Taught by Erik Simpson, an English professor, the course had four units: theories of comedy/humor, fairy tales, Pride and Prejudice, and lastly, modern films. Each student would write a paper on something from each unit, and once during the semester, every person would receive a workshop-style critique of his/ her writing. Despite the wildly varying subject areas, the course was united by a constant attention to comedy, mostly as a literary genre.

Neither Erik nor anyone else could have anticipated the way the class turned out, which was as funny as the things we were supposed to be studying. Many different people said hilarious things throughout the semester, and the class managed to find ways to inject humor into serious and often thought-provoking discussions. We also worked hard at improving our individual reading and writing skills, which is the intent of any tutorial offered at Grinnell. But I have a hard time believing any other tutorial has had so much fun and so many laughs in doing so.

One of the ways Erik created this enjoyable experience was through the informal but serious atmosphere he established with the class. Early on, he divided the class into two groups: “talkers” and “non-talkers.” Placing the two groups in separate classrooms, he also distributed separate handouts for us to discuss with our group before we were to reconvene. The questions were about class participation, literally “talking” in class, which can be a big thing for new students and is something tutorial aims to help first-years work at as well. Sitting with a group of people who talked about as much as I did helped me discover that college isn’t any more intimidating than any class back in high school.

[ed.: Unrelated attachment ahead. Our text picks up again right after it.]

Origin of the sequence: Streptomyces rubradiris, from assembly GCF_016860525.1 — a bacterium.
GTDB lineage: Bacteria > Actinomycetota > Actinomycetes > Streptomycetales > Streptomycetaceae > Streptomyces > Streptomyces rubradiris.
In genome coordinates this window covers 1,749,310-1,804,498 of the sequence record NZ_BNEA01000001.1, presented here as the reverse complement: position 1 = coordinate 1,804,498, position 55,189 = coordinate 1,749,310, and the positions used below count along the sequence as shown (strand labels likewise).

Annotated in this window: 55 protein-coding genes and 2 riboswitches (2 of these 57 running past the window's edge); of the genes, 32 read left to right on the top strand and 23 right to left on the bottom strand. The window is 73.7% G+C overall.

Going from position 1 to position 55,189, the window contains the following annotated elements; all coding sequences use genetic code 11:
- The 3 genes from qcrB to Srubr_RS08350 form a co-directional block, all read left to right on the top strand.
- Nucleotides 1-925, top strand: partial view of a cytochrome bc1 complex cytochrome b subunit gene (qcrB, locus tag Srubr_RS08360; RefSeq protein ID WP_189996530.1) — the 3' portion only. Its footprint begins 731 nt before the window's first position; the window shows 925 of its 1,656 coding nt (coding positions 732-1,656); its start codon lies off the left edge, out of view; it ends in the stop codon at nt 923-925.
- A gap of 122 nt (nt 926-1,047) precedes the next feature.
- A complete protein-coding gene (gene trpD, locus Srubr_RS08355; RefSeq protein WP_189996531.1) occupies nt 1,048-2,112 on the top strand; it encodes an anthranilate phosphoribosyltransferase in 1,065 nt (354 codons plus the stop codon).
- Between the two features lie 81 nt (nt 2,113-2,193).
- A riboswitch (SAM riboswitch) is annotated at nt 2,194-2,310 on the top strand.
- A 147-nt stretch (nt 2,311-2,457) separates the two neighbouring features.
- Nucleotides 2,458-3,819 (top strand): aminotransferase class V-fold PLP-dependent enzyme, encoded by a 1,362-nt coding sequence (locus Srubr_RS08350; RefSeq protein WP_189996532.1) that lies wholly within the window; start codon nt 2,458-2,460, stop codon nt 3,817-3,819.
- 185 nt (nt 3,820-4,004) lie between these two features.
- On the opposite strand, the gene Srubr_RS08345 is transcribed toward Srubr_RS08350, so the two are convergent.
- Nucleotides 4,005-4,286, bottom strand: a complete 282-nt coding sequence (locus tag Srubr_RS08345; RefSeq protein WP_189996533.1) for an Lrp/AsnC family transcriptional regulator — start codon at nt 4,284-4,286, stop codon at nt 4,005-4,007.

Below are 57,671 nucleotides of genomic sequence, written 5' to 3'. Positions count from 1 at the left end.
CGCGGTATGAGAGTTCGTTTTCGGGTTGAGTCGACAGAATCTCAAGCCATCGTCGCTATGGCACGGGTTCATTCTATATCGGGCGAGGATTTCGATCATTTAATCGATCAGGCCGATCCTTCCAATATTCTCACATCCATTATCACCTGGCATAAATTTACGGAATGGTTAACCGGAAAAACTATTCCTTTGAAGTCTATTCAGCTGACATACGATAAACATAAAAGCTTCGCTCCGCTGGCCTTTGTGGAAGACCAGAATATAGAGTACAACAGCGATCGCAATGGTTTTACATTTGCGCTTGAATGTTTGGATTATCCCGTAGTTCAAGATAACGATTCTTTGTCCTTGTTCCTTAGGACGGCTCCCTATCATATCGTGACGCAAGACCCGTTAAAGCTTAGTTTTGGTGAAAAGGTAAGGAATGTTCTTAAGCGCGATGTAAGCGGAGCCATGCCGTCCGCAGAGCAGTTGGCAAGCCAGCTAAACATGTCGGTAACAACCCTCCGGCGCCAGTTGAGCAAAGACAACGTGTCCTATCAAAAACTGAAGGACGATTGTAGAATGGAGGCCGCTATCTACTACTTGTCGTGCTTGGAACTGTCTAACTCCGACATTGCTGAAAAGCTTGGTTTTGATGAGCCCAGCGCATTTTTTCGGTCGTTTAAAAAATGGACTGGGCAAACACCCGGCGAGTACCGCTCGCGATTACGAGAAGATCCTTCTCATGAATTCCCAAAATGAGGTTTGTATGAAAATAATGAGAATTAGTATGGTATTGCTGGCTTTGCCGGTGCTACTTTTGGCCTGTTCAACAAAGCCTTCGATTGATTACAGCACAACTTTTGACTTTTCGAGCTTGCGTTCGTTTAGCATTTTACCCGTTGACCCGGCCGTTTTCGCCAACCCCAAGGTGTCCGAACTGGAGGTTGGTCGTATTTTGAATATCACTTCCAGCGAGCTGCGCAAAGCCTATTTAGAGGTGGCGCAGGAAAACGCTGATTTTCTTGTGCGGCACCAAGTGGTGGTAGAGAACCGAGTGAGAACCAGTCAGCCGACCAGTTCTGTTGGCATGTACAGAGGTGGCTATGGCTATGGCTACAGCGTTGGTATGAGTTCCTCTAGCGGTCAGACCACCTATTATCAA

A great example of one of our open class sessions was the day when everyone had to bring a joke to class. Advised to avoid the “dirty” variety, someone would tell the joke and then the class would analyze how the joke did its work. There is always the danger of taking away all of the fun when performing this kind of exercise, but that never seemed to happen. We laughed at the jokes, and the analysis was never excessive or too basic. It was very instructive to realize how the set-up of a joke was structured.

Not every tutorial is as funny as ours — it’s hard to find comedy in plant genes or imperial regimes — but being able to learn and improve your writing skills while having fun is something I know you’ll experience no matter what tutorial you choose.

Ross Preston '10 is an English major from Ponte Vedra, Florida.

 

SEPC, Anyone?

Fri, 2013-01-04 02:23 | By Anonymous (not verified)

Author:  Amy Henning ’10

In my first English class at Grinnell, I was awed by some of the upperclassman. Not only did they know their lit theory, but they also seemed to be involved in some mysterious, nebulous thing called the English SEPC. Was it a clique? A cult? Whatever it was, the members all seemed enthusiastic and committed to this SEPC organization. Eventually I figured out two things: they threw study breaks for English majors from time to time, and ordered English department T-shirts at the end of the year. It was a start.